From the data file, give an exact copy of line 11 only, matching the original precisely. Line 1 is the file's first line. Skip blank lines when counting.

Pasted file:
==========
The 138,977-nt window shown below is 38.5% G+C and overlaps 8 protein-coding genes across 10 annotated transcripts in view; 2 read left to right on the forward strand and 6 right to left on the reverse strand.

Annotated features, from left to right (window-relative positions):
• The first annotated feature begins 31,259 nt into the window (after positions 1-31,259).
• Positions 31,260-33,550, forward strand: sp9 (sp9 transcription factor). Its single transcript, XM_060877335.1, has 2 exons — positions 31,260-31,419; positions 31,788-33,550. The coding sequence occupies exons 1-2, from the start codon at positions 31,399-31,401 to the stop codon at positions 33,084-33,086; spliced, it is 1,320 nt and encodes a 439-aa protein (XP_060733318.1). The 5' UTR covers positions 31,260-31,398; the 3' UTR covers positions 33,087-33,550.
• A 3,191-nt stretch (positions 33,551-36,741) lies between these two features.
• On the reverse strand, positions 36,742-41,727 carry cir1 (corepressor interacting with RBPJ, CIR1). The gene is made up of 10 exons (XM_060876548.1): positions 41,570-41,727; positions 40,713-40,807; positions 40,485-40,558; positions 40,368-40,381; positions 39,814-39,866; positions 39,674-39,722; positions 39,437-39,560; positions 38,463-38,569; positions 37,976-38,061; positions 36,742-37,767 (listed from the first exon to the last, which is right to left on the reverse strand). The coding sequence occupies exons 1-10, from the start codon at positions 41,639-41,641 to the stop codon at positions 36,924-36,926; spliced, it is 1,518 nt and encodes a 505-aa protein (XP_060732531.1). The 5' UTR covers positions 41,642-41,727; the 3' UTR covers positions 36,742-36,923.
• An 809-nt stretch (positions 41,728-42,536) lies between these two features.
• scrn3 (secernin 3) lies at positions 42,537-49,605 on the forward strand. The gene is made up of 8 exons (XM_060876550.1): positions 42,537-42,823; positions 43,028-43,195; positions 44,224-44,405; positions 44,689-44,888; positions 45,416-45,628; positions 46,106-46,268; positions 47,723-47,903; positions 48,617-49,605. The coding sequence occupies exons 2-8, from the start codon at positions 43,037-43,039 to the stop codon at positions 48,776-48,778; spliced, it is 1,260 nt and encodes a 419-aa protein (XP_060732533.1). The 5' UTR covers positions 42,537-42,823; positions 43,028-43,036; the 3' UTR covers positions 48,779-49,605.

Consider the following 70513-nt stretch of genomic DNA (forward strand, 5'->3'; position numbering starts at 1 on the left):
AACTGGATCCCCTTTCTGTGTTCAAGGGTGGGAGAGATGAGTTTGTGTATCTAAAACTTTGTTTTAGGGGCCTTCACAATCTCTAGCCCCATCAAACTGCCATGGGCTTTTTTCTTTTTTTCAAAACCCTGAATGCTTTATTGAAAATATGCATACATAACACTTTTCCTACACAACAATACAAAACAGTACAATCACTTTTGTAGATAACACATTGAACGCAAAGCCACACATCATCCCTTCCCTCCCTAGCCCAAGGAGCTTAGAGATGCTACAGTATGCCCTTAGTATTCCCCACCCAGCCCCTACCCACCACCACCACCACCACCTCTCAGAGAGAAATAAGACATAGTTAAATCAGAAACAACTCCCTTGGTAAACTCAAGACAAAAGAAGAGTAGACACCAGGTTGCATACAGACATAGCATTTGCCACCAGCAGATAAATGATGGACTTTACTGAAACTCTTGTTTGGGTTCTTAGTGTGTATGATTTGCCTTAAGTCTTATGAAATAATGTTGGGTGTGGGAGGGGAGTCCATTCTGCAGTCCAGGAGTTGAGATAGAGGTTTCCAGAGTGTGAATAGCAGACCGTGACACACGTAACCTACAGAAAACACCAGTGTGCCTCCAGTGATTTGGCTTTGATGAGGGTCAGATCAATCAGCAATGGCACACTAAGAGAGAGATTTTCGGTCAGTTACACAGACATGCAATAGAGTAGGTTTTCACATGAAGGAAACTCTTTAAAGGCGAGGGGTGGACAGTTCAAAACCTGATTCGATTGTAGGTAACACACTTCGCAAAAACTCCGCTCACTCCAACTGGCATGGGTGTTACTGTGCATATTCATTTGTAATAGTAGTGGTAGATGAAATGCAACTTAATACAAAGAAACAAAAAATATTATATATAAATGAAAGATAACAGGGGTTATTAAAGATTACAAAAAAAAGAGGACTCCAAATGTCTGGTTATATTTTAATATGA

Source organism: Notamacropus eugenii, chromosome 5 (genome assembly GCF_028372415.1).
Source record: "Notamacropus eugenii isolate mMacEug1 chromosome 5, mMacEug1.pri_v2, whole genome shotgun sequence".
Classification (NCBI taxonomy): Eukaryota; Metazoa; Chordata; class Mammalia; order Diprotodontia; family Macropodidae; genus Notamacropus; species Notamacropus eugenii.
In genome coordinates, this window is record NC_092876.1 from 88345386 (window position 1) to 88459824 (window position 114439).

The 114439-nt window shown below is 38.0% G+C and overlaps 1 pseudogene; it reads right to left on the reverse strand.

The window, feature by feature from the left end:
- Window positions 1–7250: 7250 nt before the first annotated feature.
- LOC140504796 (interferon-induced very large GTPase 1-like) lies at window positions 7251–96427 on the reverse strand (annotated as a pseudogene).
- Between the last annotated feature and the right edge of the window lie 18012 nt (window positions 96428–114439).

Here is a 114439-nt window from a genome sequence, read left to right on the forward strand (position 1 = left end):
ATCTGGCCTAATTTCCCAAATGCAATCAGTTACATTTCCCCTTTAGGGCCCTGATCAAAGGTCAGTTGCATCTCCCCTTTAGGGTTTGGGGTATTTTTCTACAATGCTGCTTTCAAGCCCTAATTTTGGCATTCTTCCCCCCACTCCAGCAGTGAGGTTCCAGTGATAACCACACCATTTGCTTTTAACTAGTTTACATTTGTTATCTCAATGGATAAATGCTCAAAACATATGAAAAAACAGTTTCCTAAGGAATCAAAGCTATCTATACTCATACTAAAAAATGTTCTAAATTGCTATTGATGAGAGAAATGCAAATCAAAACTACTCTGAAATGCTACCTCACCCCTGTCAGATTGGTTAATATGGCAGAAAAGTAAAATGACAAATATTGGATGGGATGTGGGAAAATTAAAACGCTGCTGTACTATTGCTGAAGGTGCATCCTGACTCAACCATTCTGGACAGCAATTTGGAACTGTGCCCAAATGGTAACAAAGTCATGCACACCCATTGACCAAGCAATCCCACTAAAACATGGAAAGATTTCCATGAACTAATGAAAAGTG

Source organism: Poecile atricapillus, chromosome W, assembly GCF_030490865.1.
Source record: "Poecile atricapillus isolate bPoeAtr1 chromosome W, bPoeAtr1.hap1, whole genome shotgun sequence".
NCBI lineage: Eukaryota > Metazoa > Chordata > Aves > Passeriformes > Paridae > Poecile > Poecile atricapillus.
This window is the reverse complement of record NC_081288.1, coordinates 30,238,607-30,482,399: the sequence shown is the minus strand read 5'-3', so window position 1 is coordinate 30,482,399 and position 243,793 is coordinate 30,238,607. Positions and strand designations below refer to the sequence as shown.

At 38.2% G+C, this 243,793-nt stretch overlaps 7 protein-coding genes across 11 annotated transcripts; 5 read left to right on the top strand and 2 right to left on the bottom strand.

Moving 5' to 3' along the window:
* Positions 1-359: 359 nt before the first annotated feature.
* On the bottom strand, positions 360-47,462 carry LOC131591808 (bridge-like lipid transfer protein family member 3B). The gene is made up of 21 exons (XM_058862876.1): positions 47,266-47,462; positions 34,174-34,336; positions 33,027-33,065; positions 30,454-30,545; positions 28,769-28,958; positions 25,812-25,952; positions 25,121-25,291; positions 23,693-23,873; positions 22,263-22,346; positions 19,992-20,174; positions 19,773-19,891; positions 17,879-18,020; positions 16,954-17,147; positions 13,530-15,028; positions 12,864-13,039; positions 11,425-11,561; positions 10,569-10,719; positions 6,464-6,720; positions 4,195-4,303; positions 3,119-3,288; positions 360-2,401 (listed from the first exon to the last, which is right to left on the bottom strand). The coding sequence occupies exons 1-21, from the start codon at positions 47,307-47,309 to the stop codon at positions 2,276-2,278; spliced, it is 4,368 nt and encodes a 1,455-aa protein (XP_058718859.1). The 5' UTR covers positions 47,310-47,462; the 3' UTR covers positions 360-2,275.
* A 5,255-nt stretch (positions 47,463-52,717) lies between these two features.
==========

Source organism: Notamacropus eugenii, chromosome 5 (genome assembly GCF_028372415.1).